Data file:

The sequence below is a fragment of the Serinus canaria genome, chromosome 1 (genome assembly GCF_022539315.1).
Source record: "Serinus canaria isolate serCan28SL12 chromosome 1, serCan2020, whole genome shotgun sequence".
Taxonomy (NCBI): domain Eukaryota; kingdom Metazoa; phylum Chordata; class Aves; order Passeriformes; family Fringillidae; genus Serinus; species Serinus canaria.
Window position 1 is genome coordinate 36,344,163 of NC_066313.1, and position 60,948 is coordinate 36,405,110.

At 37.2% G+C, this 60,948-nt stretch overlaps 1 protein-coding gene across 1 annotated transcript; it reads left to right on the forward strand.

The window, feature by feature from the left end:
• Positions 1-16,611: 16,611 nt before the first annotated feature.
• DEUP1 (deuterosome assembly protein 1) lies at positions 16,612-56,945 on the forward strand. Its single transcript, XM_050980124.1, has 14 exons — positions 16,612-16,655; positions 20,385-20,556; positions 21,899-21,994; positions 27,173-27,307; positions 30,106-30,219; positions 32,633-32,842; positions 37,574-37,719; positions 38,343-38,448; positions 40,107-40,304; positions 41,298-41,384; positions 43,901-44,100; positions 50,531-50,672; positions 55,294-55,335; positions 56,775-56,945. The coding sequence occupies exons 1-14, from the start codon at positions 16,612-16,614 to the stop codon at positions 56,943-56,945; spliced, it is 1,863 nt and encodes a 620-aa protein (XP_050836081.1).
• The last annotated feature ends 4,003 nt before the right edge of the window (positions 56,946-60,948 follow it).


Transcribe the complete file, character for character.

The sequence below is a fragment of the Serinus canaria genome, chromosome 1 (genome assembly GCF_022539315.1).
Source record: "Serinus canaria isolate serCan28SL12 chromosome 1, serCan2020, whole genome shotgun sequence".
Taxonomy (NCBI): domain Eukaryota; kingdom Metazoa; phylum Chordata; class Aves; order Passeriformes; family Fringillidae; genus Serinus; species Serinus canaria.
Window position 1 is genome coordinate 36,344,163 of NC_066313.1, and position 60,948 is coordinate 36,405,110.

At 37.2% G+C, this 60,948-nt stretch overlaps 1 protein-coding gene across 1 annotated transcript; it reads left to right on the forward strand.

The window, feature by feature from the left end:
• Positions 1-16,611: 16,611 nt before the first annotated feature.
• DEUP1 (deuterosome assembly protein 1) lies at positions 16,612-56,945 on the forward strand. Its single transcript, XM_050980124.1, has 14 exons — positions 16,612-16,655; positions 20,385-20,556; positions 21,899-21,994; positions 27,173-27,307; positions 30,106-30,219; positions 32,633-32,842; positions 37,574-37,719; positions 38,343-38,448; positions 40,107-40,304; positions 41,298-41,384; positions 43,901-44,100; positions 50,531-50,672; positions 55,294-55,335; positions 56,775-56,945. The coding sequence occupies exons 1-14, from the start codon at positions 16,612-16,614 to the stop codon at positions 56,943-56,945; spliced, it is 1,863 nt and encodes a 620-aa protein (XP_050836081.1).
• The last annotated feature ends 4,003 nt before the right edge of the window (positions 56,946-60,948 follow it).